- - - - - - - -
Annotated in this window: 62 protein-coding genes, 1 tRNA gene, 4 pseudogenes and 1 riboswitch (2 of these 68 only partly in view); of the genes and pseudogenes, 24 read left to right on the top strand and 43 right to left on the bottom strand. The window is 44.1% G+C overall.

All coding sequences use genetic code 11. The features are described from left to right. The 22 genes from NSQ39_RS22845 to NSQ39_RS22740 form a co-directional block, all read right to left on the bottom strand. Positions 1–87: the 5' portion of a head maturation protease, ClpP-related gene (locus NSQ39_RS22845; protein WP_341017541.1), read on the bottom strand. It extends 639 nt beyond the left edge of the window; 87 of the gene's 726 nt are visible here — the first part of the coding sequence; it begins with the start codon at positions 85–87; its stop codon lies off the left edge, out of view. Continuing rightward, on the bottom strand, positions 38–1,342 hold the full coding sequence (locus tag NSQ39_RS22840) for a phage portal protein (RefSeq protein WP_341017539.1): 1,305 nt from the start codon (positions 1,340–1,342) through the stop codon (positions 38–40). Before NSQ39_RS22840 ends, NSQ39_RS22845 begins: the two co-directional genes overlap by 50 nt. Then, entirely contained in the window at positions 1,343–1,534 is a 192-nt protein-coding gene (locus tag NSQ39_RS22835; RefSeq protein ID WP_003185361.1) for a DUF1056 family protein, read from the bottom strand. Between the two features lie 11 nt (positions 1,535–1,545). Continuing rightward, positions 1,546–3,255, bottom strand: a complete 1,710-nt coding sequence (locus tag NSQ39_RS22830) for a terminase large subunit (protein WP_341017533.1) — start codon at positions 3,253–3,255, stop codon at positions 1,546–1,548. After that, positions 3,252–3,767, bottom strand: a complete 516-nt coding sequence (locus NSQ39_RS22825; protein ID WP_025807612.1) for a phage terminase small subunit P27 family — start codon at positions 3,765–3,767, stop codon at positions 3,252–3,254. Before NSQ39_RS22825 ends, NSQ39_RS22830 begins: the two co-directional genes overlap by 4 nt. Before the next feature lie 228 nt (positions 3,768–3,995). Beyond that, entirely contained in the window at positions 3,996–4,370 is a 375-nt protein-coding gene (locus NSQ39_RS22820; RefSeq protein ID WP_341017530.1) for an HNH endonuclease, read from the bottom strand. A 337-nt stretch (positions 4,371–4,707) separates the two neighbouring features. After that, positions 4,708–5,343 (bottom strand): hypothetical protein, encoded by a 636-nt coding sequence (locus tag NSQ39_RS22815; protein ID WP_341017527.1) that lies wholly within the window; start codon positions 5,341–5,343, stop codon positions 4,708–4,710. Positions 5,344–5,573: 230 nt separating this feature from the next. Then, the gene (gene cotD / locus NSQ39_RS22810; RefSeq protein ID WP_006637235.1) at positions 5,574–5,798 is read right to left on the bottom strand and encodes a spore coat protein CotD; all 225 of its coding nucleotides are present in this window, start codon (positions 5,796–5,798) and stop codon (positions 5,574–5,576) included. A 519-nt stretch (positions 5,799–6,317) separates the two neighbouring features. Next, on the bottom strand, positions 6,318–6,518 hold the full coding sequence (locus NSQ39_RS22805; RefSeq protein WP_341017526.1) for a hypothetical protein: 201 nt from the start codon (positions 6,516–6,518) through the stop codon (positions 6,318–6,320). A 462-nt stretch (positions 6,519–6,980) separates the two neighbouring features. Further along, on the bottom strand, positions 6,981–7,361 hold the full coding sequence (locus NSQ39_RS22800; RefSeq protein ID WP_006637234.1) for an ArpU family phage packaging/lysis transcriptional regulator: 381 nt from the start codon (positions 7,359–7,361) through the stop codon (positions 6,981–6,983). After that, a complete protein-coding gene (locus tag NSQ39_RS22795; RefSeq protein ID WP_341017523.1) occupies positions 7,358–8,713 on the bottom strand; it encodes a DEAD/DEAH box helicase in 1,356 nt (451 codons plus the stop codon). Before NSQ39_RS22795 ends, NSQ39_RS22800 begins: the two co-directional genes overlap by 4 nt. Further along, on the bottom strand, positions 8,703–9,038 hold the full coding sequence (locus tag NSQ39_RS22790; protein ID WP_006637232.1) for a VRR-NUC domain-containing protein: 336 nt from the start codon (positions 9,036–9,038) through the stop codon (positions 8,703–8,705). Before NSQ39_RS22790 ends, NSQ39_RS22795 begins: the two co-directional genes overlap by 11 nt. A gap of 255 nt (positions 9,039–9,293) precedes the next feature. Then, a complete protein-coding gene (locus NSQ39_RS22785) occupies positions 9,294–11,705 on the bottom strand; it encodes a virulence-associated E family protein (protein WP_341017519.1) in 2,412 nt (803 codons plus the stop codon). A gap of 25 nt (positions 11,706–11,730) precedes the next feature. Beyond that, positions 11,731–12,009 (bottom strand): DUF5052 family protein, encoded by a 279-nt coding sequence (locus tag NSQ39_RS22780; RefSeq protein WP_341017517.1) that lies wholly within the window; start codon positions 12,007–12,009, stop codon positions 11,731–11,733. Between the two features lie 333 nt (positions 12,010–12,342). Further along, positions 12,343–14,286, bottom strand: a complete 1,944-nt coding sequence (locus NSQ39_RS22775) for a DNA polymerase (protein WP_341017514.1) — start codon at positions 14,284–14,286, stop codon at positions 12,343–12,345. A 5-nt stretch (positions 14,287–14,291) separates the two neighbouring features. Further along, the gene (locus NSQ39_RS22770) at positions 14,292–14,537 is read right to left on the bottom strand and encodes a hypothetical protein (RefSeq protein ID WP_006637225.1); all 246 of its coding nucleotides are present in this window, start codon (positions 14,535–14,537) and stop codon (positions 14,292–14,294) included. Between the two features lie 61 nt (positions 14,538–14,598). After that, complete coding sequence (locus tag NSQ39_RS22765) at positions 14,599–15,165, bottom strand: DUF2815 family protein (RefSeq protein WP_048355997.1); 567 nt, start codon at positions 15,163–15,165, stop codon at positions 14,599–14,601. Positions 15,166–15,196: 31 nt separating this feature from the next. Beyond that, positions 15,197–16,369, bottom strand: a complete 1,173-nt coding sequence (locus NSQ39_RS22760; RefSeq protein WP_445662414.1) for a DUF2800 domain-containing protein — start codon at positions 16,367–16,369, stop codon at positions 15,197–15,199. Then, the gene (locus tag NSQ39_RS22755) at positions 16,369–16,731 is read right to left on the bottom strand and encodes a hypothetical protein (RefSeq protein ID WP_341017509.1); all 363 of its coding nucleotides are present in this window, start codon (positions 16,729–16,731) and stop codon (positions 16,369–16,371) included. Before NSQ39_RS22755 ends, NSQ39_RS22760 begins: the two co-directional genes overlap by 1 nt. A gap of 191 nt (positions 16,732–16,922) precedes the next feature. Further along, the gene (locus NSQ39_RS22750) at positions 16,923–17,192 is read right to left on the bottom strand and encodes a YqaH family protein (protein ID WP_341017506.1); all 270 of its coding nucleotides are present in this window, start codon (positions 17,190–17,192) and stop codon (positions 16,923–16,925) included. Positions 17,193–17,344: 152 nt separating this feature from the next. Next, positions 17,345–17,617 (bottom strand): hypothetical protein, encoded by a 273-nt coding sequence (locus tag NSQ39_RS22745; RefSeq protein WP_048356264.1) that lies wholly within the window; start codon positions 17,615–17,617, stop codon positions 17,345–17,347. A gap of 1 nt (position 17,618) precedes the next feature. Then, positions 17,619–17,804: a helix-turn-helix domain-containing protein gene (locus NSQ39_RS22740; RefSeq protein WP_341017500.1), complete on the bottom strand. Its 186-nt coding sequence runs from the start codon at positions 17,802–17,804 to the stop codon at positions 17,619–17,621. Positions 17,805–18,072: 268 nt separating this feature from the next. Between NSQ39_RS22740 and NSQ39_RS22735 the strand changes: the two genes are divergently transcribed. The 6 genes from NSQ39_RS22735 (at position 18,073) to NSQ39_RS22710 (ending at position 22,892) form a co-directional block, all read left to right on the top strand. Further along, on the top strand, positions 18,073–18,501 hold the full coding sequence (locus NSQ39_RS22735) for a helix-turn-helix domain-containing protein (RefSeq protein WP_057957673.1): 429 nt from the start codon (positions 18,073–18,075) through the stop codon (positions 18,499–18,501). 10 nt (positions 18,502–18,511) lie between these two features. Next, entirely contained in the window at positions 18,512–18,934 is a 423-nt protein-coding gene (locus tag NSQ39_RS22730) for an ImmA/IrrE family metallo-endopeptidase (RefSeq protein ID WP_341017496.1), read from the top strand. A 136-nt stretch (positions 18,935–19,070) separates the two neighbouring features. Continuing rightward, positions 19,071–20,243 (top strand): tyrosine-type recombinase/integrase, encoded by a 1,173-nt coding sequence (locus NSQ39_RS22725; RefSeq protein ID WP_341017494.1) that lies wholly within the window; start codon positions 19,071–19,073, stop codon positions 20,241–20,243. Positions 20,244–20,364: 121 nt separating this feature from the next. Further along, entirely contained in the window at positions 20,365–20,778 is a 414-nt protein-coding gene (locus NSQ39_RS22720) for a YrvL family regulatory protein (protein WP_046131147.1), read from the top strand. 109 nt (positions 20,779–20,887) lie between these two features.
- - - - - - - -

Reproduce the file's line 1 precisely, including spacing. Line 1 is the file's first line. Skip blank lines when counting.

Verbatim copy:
Annotated in this window: 62 protein-coding genes, 1 tRNA gene, 4 pseudogenes and 1 riboswitch (2 of these 68 only partly in view); of the genes and pseudogenes, 24 read left to right on the top strand and 43 right to left on the bottom strand. The window is 44.1% G+C overall.